Giving Vented Patients a Voice

\"speechBy Susan Becker, M.S. CCC/SLP

Speech-Language Pathologist

Specialty Hospital  is committed to assisting patients in communicating with staff and family.  Many of our patients have a tracheostomy tube or are ventilator dependent and unable to use voice to communicate their wants and needs.  These patients are given a communication board upon admission, while others attempt to communicate by mouthing words.  Patients are screened by the Speech Pathologist and the Respiratory therapist to assess candidacy for the Passy Muir Speaking Valve (PMV).

The PMV is utilized with ventilated and tracheostomy dependent patients.  The PMV is a one way valve that is placed on the hub of the tracheostomy tube or in-line with the ventilator system.  The valve on the PMV is in the open position when the patient is inhaling and the valve closes when the patient is exhaling.  In the closed position the patient’s airflow is then redirected through the vocal folds, mouth and nose allowing for voice production.  Some patients adjust to the valve immediately and are able to produce voice. Others may take longer to adjust as breathing with the valve in place can be challenging.  Patients with a tracheostomy tube work hard to build up their tolerance for wearing the PMV for increasing amounts of time.

Specialty Hospital of Central Jersey has been using the Passy-Muir speaking valve in-line with ventilated patients since August 2016 following a multidisciplinary approach in patient care management. The team consists of physicians, nurse practitioners, physician assistants, respiratory therapist and, speech language pathologists.  Admitted ventilator dependent patients are screened within 24-48 hours for consideration in the program.  The respiratory therapist and speech language pathologist review potential patients prior to clearing the patients with the nurse practitioner, physician, and/or physician assistant.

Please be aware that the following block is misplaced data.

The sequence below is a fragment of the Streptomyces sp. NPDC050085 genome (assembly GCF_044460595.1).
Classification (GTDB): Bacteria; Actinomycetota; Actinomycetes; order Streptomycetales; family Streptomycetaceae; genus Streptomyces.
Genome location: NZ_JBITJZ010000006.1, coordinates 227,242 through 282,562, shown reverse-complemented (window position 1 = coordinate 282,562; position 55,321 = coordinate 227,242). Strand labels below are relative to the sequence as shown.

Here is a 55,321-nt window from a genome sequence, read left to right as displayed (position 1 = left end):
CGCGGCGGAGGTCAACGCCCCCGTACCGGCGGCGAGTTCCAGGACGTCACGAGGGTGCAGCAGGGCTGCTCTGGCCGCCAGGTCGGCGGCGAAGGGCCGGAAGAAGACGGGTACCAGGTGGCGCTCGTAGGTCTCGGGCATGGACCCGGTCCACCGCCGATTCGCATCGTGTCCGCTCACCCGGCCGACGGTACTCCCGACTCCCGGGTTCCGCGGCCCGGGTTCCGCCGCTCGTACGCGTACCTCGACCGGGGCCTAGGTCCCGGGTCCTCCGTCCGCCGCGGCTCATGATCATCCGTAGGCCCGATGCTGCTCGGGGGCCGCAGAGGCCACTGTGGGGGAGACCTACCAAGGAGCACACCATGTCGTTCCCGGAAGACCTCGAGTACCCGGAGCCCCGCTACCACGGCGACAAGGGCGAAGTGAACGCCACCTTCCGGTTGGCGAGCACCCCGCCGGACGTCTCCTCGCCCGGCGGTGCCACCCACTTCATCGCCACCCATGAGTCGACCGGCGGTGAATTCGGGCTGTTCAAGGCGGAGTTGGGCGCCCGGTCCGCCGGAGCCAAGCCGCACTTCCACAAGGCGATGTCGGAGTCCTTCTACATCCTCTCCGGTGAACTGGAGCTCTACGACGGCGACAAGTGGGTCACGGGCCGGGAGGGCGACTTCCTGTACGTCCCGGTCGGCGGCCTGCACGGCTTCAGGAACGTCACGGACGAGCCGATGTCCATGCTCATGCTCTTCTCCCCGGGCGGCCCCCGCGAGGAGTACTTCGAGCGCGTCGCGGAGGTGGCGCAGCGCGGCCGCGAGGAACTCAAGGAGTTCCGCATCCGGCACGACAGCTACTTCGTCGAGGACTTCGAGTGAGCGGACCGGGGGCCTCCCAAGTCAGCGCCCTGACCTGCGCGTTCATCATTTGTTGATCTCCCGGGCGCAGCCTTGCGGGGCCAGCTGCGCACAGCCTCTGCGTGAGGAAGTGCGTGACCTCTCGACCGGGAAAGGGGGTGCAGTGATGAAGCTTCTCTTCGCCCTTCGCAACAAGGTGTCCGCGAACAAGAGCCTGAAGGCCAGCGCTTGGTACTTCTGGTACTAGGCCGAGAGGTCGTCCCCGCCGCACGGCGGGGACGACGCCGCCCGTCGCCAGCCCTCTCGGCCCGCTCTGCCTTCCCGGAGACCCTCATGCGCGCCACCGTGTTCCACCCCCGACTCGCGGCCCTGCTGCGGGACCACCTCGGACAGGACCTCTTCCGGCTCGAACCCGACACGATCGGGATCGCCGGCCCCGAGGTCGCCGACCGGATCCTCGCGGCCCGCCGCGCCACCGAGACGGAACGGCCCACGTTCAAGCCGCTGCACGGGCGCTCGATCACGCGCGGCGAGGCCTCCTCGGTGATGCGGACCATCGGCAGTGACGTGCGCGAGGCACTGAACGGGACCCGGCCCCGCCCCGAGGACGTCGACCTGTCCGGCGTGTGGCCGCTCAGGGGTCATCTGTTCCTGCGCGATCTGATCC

Patients who pass the screening process proceed to a three step process.  After successful completion, patients continue with inline PMV placement as tolerated or until they are weaned from the ventilator.  Since its inception, 57 patients have met the requirements for the program and have successfully produced voice with the in-line PMV.

The inline PMV program is an integral part of the weaning process at Specialty Hospital of Central Jersey.  This program allows our patients who do not communicate on the ventilator to have a voice.  It is an emotional experience for the patients, families and therapists involved as many of these patients have not spoken in weeks  sometimes  months.

We frequently hear patients express comments such as “I can talk,” or “thank you for giving me a voice.”  Patients are then able to participate in their care and express pain levels as they speak with the team.  For the families hearing a simple “I love you, ““I’m doing alright,” or even a patient’s final goodbyes is invaluable.  This program allows patients to communicate with the healthcare team, their families and be an active participant in their care.

Questions or concerns? Please don’t hesitate to contact me at 732-232-4628.

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